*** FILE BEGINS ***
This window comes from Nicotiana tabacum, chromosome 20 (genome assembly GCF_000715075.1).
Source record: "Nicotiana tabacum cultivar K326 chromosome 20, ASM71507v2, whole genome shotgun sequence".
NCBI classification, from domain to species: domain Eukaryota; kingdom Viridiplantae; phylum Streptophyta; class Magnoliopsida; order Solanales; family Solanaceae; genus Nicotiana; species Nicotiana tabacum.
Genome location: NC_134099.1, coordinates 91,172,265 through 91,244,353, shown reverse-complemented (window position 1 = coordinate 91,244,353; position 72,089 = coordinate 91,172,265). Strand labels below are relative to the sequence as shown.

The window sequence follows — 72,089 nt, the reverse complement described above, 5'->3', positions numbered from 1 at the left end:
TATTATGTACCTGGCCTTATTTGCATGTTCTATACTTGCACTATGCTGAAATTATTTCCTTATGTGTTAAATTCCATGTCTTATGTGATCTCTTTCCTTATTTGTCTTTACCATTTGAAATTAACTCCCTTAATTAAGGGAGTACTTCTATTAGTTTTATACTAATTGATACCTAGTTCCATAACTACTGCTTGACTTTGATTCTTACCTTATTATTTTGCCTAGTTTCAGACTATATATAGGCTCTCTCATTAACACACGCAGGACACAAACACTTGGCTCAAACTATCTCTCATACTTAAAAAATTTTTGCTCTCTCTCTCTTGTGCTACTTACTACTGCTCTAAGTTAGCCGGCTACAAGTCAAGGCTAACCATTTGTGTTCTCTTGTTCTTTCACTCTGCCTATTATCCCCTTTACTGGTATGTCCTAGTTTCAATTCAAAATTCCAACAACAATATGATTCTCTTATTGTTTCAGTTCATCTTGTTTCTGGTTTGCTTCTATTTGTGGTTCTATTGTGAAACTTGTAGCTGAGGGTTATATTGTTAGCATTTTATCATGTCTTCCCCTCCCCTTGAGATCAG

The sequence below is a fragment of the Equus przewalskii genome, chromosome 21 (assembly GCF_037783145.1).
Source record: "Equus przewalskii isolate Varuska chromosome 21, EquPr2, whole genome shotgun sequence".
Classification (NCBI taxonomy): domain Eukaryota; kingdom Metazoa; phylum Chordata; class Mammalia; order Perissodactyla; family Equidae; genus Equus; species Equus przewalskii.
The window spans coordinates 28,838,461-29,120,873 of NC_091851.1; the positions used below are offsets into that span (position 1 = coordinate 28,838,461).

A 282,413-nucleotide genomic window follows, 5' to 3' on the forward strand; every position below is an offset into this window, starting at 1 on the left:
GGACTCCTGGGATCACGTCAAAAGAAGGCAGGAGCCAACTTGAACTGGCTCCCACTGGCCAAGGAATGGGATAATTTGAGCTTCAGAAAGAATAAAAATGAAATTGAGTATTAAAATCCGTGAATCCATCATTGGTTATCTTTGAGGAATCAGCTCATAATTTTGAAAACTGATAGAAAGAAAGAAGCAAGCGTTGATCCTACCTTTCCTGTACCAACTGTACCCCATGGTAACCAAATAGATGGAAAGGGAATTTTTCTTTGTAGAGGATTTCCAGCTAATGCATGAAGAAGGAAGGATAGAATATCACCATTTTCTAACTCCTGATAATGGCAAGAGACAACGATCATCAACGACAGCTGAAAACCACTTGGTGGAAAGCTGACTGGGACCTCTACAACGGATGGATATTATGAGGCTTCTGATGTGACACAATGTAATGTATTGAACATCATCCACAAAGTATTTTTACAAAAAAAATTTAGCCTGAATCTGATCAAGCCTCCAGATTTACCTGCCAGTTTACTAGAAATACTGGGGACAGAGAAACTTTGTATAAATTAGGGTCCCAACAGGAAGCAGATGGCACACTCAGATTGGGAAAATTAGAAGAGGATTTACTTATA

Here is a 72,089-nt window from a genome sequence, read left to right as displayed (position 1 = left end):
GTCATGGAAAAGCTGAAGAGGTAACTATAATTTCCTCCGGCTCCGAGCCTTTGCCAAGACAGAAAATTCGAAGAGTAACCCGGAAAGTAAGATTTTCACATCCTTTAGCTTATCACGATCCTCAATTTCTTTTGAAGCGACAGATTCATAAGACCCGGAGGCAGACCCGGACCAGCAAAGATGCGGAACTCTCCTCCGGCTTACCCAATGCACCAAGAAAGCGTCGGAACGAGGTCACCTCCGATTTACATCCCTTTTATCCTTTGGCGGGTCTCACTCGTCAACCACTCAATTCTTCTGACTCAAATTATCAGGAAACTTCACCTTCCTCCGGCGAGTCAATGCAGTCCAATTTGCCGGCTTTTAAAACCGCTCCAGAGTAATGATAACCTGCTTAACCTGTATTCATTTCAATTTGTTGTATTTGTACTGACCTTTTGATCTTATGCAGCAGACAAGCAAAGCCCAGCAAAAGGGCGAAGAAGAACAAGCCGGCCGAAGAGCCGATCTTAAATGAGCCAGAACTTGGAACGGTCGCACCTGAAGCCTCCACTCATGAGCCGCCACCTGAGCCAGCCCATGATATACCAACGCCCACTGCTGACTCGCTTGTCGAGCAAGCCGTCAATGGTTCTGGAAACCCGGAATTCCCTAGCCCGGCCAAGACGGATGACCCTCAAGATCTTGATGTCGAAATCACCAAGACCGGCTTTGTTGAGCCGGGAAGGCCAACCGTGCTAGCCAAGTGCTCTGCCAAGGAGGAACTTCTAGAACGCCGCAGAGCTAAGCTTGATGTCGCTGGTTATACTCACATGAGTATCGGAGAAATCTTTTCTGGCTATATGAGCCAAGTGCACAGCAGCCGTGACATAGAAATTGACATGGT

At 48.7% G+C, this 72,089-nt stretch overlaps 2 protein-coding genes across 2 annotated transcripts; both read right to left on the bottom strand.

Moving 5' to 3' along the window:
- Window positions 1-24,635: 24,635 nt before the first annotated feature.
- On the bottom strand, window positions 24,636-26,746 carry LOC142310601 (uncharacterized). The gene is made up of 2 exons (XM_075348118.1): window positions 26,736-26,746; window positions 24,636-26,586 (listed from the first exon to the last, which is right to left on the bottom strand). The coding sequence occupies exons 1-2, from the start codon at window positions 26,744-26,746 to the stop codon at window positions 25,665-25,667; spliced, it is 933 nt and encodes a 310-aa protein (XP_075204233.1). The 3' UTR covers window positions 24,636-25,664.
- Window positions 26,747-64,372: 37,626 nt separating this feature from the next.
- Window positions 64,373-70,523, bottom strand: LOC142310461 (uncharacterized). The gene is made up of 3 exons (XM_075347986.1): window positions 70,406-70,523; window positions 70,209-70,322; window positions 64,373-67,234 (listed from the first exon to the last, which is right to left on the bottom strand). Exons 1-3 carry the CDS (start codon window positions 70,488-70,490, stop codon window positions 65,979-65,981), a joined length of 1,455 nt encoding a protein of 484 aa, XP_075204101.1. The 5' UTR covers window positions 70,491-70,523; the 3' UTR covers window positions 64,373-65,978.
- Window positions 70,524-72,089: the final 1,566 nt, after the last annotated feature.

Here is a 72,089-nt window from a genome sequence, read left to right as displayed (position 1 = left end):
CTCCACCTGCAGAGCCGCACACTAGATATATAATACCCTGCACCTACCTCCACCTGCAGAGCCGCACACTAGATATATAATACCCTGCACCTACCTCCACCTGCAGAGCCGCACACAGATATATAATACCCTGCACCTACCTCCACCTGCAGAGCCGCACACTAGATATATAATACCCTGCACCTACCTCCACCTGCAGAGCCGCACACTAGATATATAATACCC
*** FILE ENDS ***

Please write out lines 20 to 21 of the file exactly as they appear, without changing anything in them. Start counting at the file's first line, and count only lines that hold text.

- Window positions 64,373-70,523, bottom strand: LOC142310461 (uncharacterized). The gene is made up of 3 exons (XM_075347986.1): window positions 70,406-70,523; window positions 70,209-70,322; window positions 64,373-67,234 (listed from the first exon to the last, which is right to left on the bottom strand). Exons 1-3 carry the CDS (start codon window positions 70,488-70,490, stop codon window positions 65,979-65,981), a joined length of 1,455 nt encoding a protein of 484 aa, XP_075204101.1. The 5' UTR covers window positions 70,491-70,523; the 3' UTR covers window positions 64,373-65,978.
- Window positions 70,524-72,089: the final 1,566 nt, after the last annotated feature.